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This smash road comedy from Oscar-winning director Alfonso Cuarón is a funny and moving look at human desire.
The style and themes which made Federico Fellini world famous are already apparent in this charming comedy (his first solo directorial effort), featuring such long-time collaborators as his wife, actress Giulietta Masina, and composer Nino Rota.
When a Woman Ascends the Stairs might be Japanese filmmaker Mikio Naruse’s finest hour—a delicate, devastating study of a woman, Keiko (Hideko Takamine), who works as a bar hostess in Tokyo’s very modern postwar Ginza district, and entertains businessmen after work.
This scathing late-sixties satire from Jean-Luc Godard is one of cinema’s great anarchic works. Determined to collect an inheritance from a dying relative, a bourgeois couple travel across the French countryside while civilization crashes and burns around them.
The 1992 presidential election was a triumph not only for Bill Clinton but also for the new breed of strategists who guided him to the White House—and changed the face of politics in the process.
W. C. Fields’s prolific career placed him at the forefront of slapstick comedy. Gathered here are six gems that feature the comic genius at his peak.
Two strangers dressed as minstrels (Arletty and Alain Cuny) arrive at a castle in advance of court festivities—and are revealed to be emissaries of the devil, dispatched to spread heartbreak and suffering. Their plans, however, are thwarted by an unexpected intrusion: human love.
Novice nun Viridiana does her utmost to maintain her Catholic principles, but her lecherous uncle and a motley assemblage of paupers force her to confront the limits of her idealism. Luis Buñuel’s irreverent vision of life as a beggar’s banquet is regarded by many as his masterpiece.
A beautiful ingenue joins a tawdry music hall troupe and quickly becomes its feature attraction in Federico Fellini’s stunning debut film (directed in collaboration with neorealist filmmaker Alberto Lattuada).
In this pitch-black comedy from Preston Sturges, Rex Harrison stars as a world-famous symphony conductor consumed with the suspicion that his wife is having an affair. Unfaithfully Yours is a brilliantly performed mixture of razor-sharp dialogue and uproarious slapstick.
John Huston’s ambitious tackling of Malcolm Lowry’s towering, “unadaptable” novel Under the Volcano follows the final day in the life of self-destructive British consul Geoffrey Firmin (Albert Finney, in an Oscar-nominated tour de force), on the eve of World War II.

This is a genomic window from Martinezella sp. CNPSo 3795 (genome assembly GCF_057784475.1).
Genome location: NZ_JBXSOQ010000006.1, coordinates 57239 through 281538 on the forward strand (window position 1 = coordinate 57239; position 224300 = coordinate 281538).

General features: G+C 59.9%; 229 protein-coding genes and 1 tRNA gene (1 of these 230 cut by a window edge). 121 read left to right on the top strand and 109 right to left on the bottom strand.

In René Clair’s irrepressibly romantic portrait of the crowded tenements of Paris, a street singer and a gangster vie for the love of a beautiful young woman. An international sensation upon its release, Under the Roofs of Paris is an exhilarating celebration of filmmaking.
This neorealist masterpiece by Vittorio De Sica follows an elderly pensioner as he strives to make ends meet during Italy’s postwar economic recovery.
Moving between the terrestrial and the otherworldly, Ugetsu reveals essential truths about the ravages of war, the plight of women, and the pride of men.
With its gorgeous widescreen compositions and sophisticated look at American male obsession, this stripped-down narrative from maverick director Monte Hellman is one of the artistic high points of 1970s cinema, and possibly the greatest road movie ever made.
With an innovative color-coded cinematic treatment to distinguish his interwoven stories, Steven Soderbergh embroils viewers in the lives of a newly appointed drug czar and his family, a West Coast kingpin’s wife, a key informant, and police officers on both sides of the U.S.-Mexico border.
Having pulled off the heist of a lifetime, Max looks forward to spending his remaining days relaxing with his beautiful young girlfriend. But when Max’s hapless partner lets word of the loot slip to loose-lipped, two-timing Josy (Jeanne Moreau), Max is reluctantly drawn back into the underworld.
This multilayered comedy from Sydney Pollack follows the elaborate deception of a down-on-his-luck New York actor who poses as a woman to get a soap opera gig.
In this fantastic voyage through time and space from Terry Gilliam, a boy named Kevin (Craig Warnock) escapes his gadget-obsessed parents to join a band of time-traveling dwarfs.